PGA notes: Tiger 'looks good' in practice round
JOHNS CREEK, Ga. — Tiger Woods sneaked in a quick nine holes Tuesday afternoon in preparation for the PGA Championship, his first major since the Masters.
Woods, paired with Arjun Atwal at the Atlanta Athletic Club, was joined by teacher Sean Foley - who was adjusting and tweaking his star pupil's stance and swing throughout the round. Woods hasn't won a tournament since November 2009 and hasn't won a major since the U.S. Open three years ago.
Atwal, though, said Woods is closing in on the swing that's won him 14 major titles in his career.
"He looked good," Atwal said. "He's really flushing it and got that sound again. He just needs more repetitions."
Woods was surrounded by security guards after his round and did not speak to reporters. He has a news conference scheduled for Wednesday morning.
He returned last week after 12 weeks off because of an injured left knee, tying for 37th at the WGC-Bridgestone Invitational.
Woods was easygoing with the large gallery that followed him over the front nine on AAC's Highlands Course and took mobile phone photos at nearly every turn. He smiled at a little girl walking to the seventh tee and answered, "What's up?" after she called his name. He signed autographs for eager fans after the round.
When Atwal accidentally hit Woods in the leg with an easy practice chip, he asked, "Was that the bad leg?"
"It is now," Woods responded with a smile.
Woods hurt his left knee at the Masters in April, then withdrew from The Players Championship after nine holes a month later, citing pain. He said he wouldn't compete again until he was fully healthy. Woods started with a 68 at Bridgestone, then gradually fell from contention.
The PGA Championship is the 35-year-old Woods' final chance this year to edge closer to Jack Nicklaus' record of 18 majors.
OVERLOOKED NO. 1: Luke Donald wonders what a No. 1 golfer has to do to get a little TV coverage.
He joked that TV cameras don't spent much time with their lenses on him, despite the Englishman's owning the top spot in the Official World Golf Ranking for the 11th week. "I understand that when I'm in the U.S., being a player from England, I'm not going to get as much support," he said Tuesday at the PGA Championship.
Donald could up his Q-rating with a victory this week at the Atlanta Athletic Club. He won the WGC-Accenture Match Play Championship in February and added a pair of wins in Europe at the Barclays Scottish Open and the BMW PGA Championship. He also was runner-up three times this season, including last week at the WGC-Bridgestone.
Donald took over the No. 1 ranking in May with his victory at the BMW, beating fellow Englishman Lee Westwood in a playoff.
Donald played his college golf in the United States, winning an NCAA individual championship at Northwestern in 1999. He knows success in a major brings attention, such as what young Rory McIlroy received after winning the U.S. Open in June. Donald tied for fourth at the Masters, but he has struggled since then: 45th place at the U.S. Open before missing the cut at the British.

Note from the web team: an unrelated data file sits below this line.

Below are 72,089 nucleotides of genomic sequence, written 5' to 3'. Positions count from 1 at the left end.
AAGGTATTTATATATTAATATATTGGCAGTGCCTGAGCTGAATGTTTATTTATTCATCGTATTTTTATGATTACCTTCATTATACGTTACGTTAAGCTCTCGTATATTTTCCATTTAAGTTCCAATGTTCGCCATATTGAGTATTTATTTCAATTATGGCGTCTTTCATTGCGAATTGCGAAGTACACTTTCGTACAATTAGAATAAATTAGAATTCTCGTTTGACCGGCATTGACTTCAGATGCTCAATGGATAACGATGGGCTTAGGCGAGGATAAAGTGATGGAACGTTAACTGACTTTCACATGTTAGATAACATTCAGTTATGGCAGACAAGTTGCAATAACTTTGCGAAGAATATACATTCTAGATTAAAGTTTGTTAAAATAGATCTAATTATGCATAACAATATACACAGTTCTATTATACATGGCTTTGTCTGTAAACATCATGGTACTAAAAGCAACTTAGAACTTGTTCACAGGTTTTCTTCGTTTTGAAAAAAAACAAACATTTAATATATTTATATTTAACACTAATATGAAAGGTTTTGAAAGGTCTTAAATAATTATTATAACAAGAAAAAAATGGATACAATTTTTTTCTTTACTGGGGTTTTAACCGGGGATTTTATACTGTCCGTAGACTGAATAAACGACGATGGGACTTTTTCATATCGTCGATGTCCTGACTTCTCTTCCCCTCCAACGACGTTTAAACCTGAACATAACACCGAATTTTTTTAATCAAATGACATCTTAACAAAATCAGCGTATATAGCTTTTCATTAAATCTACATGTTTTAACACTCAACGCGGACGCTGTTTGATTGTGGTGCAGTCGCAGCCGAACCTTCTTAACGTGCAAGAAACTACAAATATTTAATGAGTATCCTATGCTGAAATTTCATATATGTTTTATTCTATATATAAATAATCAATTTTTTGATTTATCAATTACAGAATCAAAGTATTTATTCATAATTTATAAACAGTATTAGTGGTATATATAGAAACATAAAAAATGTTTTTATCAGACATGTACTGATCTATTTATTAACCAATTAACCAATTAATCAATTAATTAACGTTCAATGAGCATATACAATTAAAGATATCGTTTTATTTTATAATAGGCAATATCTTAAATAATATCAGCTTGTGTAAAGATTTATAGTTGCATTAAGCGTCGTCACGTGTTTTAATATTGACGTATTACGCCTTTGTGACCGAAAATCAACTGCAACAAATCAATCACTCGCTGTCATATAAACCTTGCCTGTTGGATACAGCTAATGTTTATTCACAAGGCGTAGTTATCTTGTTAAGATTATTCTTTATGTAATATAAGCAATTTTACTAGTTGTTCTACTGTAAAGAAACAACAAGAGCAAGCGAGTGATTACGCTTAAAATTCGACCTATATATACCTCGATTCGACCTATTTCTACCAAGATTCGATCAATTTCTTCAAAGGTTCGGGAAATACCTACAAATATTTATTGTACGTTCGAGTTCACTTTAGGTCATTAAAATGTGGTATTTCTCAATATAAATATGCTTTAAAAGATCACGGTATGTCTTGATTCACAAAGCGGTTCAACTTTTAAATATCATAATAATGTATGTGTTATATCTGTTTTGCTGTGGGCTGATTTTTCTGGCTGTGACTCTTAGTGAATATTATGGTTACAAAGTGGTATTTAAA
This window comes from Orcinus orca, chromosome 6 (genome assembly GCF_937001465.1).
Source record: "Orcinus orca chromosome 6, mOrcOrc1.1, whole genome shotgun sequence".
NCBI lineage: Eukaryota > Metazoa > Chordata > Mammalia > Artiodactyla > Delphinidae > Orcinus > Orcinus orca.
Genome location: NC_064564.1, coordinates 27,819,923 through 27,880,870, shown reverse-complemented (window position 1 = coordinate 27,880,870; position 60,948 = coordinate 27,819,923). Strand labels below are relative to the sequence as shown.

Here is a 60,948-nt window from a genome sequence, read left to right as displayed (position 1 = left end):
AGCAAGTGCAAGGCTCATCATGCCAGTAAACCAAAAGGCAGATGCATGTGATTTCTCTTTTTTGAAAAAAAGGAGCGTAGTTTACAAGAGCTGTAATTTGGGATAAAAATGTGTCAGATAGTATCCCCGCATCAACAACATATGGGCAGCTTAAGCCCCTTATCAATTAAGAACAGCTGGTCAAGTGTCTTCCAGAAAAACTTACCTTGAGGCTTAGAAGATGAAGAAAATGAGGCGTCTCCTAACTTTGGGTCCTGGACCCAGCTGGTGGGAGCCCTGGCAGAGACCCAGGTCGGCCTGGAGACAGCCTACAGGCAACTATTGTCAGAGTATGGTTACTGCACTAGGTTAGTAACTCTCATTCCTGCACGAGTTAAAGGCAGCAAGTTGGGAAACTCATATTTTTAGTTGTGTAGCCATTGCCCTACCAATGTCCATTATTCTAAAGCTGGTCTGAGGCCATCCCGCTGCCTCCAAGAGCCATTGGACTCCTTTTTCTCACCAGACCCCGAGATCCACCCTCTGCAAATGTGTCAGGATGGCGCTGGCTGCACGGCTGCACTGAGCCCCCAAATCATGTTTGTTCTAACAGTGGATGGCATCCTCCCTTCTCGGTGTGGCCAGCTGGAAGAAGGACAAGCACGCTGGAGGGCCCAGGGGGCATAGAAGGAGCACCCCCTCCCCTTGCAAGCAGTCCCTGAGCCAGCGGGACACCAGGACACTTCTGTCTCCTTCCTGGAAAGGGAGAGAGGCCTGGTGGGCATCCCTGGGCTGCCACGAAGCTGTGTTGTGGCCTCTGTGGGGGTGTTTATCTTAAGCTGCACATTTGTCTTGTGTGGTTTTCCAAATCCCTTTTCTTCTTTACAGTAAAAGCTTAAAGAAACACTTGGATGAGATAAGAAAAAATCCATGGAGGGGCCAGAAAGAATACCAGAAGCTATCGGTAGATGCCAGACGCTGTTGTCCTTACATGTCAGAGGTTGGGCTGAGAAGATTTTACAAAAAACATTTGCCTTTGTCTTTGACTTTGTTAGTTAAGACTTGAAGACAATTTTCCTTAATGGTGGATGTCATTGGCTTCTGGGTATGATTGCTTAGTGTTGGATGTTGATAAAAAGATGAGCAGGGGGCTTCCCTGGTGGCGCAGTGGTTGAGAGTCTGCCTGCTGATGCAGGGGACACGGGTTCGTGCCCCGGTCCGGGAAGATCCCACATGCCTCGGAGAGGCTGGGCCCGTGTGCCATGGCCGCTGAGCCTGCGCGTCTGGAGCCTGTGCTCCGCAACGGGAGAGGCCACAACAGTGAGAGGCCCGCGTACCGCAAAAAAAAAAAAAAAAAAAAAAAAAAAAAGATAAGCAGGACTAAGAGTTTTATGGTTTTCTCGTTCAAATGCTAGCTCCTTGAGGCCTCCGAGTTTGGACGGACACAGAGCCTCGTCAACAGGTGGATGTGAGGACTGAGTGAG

Donald said his strong showing at Firestone Country Club last week gives him confidence that he can contend throughout the season's final major. Still, Donald accepts that he probably won't match the TV time enjoyed this week by Tiger Woods, Phil Mickelson or McIlroy.
"Some personalities attract more attention and media," Donald said. "I'm not kind of one of those. And that's just the way it's going to be."
BACK IN THE PEACH STATE: Charl Schwartzel wasn't on anyone's radar screen the last time he teed it up for a major tournament in Georgia. That changed after the 26-year-old South African's stunning victory at the Masters.
Schwartzel says that win kicked up his confidence in majors. That's apparent with his performances since then: a tie for ninth at the U.S. Open and a T-16 at the British Open.
"You know, after the win at the Masters, I just feel like every time I enter one of these major championships that I can compete in them and get a win out of them," he said. "I think you can see why, the last couple of majors I've played in."
Schwartzel was four strokes behind McIlroy in the final round at Augusta National. But he outlasted the field with birdies on the final four holes to take the green jacket. He said the next few weeks were a swirl of attention and recognition. But as the season has gone on, some of that has faded for Schwartzel.
"I don't know if I've just gotten used to it, but I think things have settled down a little bit," he said.
Schwartzel played an early practice round at Atlanta Athletic Club and found course conditions outstanding. He said the greens are just about as fast as those at Augusta National, which he thinks suits his putting stroke and his chances to add the PGA Championship to his majors list.
Plus, it doesn't hurt to return to the Peach State, he said. "It gives you a little feel of good memories," Schwartzel said. "The course is completely different, but there's things to take out of it, being back here."
DIVOTS: Bryce Molder, a 2001 graduate of nearby Georgia Tech, was playing a few practice chips on the par-3 seventh hole when he said hello to the small group sitting in the shade. One fan asked if Molder wanted them to stay quiet or get loud as he hit. "I won't be able to hear you for all the demons I got in my own head," he said. Molder has missed the cut in half of the 22 PGA Tour events he's played in. ... University of Illinois men's coach Mike Small wasn't offering any tips to his practice partners Tuesday. He played with Tour standouts Steve Stricker, an Illinois alumnus, Scott Verplank and Jerry Kelly. Small is playing in his seventh PGA Championship. His best showing is 69th place in 2007. ... Webb Simpson used a hybrid to ace the 264-yard, par-3 15th hole on Tuesday.